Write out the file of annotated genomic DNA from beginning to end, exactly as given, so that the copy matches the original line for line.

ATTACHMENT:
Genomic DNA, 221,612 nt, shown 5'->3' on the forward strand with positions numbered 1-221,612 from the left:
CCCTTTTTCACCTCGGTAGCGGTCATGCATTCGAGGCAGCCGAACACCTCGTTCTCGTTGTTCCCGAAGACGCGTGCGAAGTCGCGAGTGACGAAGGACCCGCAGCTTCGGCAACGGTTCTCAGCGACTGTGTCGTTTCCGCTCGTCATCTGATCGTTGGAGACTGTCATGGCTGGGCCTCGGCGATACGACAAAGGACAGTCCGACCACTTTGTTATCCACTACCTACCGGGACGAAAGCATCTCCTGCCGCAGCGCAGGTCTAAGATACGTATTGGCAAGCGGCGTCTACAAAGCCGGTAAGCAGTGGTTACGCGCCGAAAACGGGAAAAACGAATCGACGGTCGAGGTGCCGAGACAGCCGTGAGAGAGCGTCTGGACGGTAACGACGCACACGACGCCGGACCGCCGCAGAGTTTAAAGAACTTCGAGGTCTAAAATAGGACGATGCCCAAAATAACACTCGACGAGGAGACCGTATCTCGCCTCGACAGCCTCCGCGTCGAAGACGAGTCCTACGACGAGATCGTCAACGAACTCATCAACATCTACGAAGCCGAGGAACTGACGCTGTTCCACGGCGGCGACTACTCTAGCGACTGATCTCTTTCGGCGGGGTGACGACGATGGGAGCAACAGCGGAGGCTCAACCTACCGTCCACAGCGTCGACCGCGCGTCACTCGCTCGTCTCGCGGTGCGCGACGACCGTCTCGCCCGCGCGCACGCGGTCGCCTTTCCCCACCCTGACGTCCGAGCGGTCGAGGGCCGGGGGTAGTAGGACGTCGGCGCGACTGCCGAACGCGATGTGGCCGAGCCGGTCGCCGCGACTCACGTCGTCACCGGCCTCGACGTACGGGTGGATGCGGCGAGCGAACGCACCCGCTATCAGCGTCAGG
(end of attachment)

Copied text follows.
Genomic DNA, 221,612 nt, shown 5'->3' on the forward strand with positions numbered 1-221,612 from the left:
CCCTTTTTCACCTCGGTAGCGGTCATGCATTCGAGGCAGCCGAACACCTCGTTCTCGTTGTTCCCGAAGACGCGTGCGAAGTCGCGAGTGACGAAGGACCCGCAGCTTCGGCAACGGTTCTCAGCGACTGTGTCGTTTCCGCTCGTCATCTGATCGTTGGAGACTGTCATGGCTGGGCCTCGGCGATACGACAAAGGACAGTCCGACCACTTTGTTATCCACTACCTACCGGGACGAAAGCATCTCCTGCCGCAGCGCAGGTCTAAGATACGTATTGGCAAGCGGCGTCTACAAAGCCGGTAAGCAGTGGTTACGCGCCGAAAACGGGAAAAACGAATCGACGGTCGAGGTGCCGAGACAGCCGTGAGAGAGCGTCTGGACGGTAACGACGCACACGACGCCGGACCGCCGCAGAGTTTAAAGAACTTCGAGGTCTAAAATAGGACGATGCCCAAAATAACACTCGACGAGGAGACCGTATCTCGCCTCGACAGCCTCCGCGTCGAAGACGAGTCCTACGACGAGATCGTCAACGAACTCATCAACATCTACGAAGCCGAGGAACTGACGCTGTTCCACGGCGGCGACTACTCTAGCGACTGATCTCTTTCGGCGGGGTGACGACGATGGGAGCAACAGCGGAGGCTCAACCTACCGTCCACAGCGTCGACCGCGCGTCACTCGCTCGTCTCGCGGTGCGCGACGACCGTCTCGCCCGCGCGCACGCGGTCGCCTTTCCCCACCCTGACGTCCGAGCGGTCGAGGGCCGGGGGTAGTAGGACGTCGGCGCGACTGCCGAACGCGATGTGGCCGAGCCGGTCGCCGCGACTCACGTCGTCACCGGCCTCGACGTACGGGTGGATGCGGCGAGCGAACGCACCCGCTATCAGCGTCAGG